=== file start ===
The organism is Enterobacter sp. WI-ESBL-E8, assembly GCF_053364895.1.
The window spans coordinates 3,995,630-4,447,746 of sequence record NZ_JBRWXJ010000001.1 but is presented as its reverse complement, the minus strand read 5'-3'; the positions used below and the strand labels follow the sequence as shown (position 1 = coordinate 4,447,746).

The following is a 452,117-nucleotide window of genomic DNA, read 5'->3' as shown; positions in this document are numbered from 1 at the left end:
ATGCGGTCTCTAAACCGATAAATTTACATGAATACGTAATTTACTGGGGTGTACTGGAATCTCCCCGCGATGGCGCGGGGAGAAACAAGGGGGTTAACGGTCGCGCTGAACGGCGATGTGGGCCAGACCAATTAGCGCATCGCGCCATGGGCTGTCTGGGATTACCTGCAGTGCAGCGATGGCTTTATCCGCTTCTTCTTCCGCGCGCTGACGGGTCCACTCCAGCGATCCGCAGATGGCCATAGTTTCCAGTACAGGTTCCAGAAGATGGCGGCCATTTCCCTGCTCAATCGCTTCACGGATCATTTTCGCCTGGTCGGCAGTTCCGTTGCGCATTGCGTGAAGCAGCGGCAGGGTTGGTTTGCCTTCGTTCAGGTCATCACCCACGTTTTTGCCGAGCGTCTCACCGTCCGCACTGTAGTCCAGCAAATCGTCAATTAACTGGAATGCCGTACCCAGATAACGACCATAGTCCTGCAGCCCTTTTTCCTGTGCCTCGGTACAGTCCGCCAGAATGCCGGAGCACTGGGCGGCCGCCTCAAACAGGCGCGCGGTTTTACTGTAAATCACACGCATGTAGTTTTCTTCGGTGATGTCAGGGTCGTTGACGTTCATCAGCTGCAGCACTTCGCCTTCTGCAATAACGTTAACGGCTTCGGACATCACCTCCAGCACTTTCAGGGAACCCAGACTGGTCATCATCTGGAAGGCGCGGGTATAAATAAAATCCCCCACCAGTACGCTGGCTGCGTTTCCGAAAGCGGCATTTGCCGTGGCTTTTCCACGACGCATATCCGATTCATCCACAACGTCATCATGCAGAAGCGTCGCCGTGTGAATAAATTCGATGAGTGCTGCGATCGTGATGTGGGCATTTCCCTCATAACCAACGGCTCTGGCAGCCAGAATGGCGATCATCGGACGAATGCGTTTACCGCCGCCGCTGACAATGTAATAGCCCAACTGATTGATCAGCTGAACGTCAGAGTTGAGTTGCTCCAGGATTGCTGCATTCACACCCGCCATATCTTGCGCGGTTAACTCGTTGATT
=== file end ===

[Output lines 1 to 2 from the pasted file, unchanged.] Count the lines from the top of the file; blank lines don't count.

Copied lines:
The organism is Enterobacter sp. WI-ESBL-E8, assembly GCF_053364895.1.
The window spans coordinates 3,995,630-4,447,746 of sequence record NZ_JBRWXJ010000001.1 but is presented as its reverse complement, the minus strand read 5'-3'; the positions used below and the strand labels follow the sequence as shown (position 1 = coordinate 4,447,746).